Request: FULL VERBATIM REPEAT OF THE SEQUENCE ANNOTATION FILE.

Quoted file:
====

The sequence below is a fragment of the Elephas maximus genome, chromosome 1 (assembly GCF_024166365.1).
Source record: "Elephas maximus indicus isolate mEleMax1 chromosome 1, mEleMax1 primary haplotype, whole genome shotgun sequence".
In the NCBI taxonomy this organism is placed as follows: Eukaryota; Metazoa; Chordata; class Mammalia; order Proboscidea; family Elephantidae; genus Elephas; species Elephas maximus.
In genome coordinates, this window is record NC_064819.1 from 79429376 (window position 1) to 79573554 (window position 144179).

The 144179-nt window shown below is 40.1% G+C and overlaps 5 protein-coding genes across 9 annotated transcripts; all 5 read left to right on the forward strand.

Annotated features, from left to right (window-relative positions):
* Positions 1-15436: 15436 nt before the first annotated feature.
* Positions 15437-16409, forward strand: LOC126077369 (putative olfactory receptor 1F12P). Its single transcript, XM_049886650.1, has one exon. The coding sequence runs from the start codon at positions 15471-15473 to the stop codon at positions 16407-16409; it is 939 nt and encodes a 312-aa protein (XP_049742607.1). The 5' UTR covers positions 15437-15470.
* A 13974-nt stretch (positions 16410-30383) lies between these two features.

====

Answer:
The sequence below is a fragment of the Elephas maximus genome, chromosome 1 (assembly GCF_024166365.1).
Source record: "Elephas maximus indicus isolate mEleMax1 chromosome 1, mEleMax1 primary haplotype, whole genome shotgun sequence".
In the NCBI taxonomy this organism is placed as follows: Eukaryota; Metazoa; Chordata; class Mammalia; order Proboscidea; family Elephantidae; genus Elephas; species Elephas maximus.
In genome coordinates, this window is record NC_064819.1 from 79429376 (window position 1) to 79573554 (window position 144179).

The 144179-nt window shown below is 40.1% G+C and overlaps 5 protein-coding genes across 9 annotated transcripts; all 5 read left to right on the forward strand.

Annotated features, from left to right (window-relative positions):
* Positions 1-15436: 15436 nt before the first annotated feature.
* Positions 15437-16409, forward strand: LOC126077369 (putative olfactory receptor 1F12P). Its single transcript, XM_049886650.1, has one exon. The coding sequence runs from the start codon at positions 15471-15473 to the stop codon at positions 16407-16409; it is 939 nt and encodes a 312-aa protein (XP_049742607.1). The 5' UTR covers positions 15437-15470.
* A 13974-nt stretch (positions 16410-30383) lies between these two features.